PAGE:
I'm trying to get around to posting some pictures of fabulous paintings seen in Vienna, but for today let me just say that you really can sit for hours in a cafe and nurse a single cup of coffee.
The pink thing on the table is friend Ed's dangerous dessert; mine is the more modest one in front, with the large glass of latte. (Picture of rest of cafe to the left.)
I'm glad I went to Vienna, even though sightseeing is awfully wearying. It was my first time on the continent (aside from a trip to western Ireland last summer for a week of mountain walking) since the year 2000. After September 11, 2001, I didn't feel like getting on an airplane for a long time. Then, as time passed, I found myself more and more irritated by the anti-Americanism to be found in European newspapers. By the time I went to Vienna, I was feeling pretty negative about Europeans. Friends of mine were doing research in Vienna, and, when they heard I had never been to Austria -- despite having a Ph.D. in German literature -- they invited me to stay with them. So, it was a case of cultural tourism.
But, as I said, I am glad I went, because I found myself encountering all the things that had once charmed me about Europe and had been important to me when I was a young woman of eighteen to twenty years of age. Vienna (though surprisingly different from Germany: there is that Habsburg imperial background) likewise offers that mix of a long cultural tradition with a way of life that is simply not American. When I arrived on a Saturday morning, the day after the Annunciation (a holiday in Austria), the city was simply closed down. (If Friday is a holiday, then so is Saturday.) And Vienna is a city of one and a half million. (At the height of the Habsburg Empire, in 1910, it was the fourth largest city in the world, with over 2 million population.) I'm not going to compare the U.S. with Europe here; suffice it to say, I appreciate the custom of not doing business on a religious holiday.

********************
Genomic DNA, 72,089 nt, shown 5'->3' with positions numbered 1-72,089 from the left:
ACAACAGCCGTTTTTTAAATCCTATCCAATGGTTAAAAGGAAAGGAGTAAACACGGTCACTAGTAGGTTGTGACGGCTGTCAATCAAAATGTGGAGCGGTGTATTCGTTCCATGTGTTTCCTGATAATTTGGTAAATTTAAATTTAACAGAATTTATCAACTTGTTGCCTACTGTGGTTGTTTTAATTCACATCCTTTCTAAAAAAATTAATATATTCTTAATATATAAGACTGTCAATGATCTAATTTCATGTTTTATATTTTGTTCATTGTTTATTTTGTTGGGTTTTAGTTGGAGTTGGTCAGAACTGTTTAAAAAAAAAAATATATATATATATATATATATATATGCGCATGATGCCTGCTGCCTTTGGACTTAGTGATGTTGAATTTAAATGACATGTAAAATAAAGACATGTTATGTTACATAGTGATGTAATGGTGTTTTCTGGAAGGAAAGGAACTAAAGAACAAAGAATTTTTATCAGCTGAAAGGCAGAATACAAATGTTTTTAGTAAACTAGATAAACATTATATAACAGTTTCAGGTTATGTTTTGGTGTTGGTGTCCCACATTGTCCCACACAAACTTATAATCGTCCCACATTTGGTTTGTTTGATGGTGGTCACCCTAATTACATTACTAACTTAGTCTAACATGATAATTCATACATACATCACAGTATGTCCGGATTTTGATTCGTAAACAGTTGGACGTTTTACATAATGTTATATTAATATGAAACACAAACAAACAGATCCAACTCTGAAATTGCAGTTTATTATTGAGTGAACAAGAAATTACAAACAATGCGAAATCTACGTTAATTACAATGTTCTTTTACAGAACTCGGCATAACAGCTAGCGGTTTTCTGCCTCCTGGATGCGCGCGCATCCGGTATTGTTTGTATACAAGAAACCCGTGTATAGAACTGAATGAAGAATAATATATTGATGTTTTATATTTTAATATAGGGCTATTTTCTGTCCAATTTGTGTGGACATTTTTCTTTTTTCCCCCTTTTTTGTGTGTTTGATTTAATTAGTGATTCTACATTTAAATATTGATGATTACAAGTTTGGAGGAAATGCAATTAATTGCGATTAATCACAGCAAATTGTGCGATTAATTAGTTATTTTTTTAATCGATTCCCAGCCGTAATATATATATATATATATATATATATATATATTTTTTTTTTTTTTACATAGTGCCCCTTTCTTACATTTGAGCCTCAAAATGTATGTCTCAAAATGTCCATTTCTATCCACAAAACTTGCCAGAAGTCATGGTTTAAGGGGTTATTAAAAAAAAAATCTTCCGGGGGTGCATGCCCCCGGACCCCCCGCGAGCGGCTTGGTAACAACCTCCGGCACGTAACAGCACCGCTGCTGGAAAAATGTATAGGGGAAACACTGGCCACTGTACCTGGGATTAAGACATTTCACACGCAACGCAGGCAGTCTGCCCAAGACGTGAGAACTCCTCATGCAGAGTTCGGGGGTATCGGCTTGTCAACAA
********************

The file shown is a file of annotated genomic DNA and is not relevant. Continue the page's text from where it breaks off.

My first year in Germany, when I was eighteen, young and uninformed, I used to think that I would be happy living there or indeed in a foreign country. I never took to Japan, of course, where I lived for several years. As I said, this time back in Europe I liked the way of life, but there now remains too much that is simply alien to my taste. When you find the advertisements in the subway strange, you know you are a stranger. I have not aged spending my afternoons sitting in cafes. I have lived for decades in a city that never sleeps. That shapes one's mentality.
I recently had some correspondence with the managing editor of The Complete Review's literary blog (called The Literary Saloon), who objected to my way of talking about "Europeans." I think what I most object to about Europeans is that they take their way of life for the natural state of affairs, without realizing that the ability to sit in cafes is actually a kind of inheritance, like the objects in museums. Are Europeans willing to fight to preserve what their forefathers have made possible for them to enjoy?
Thus, my love-hate relationship with Europe.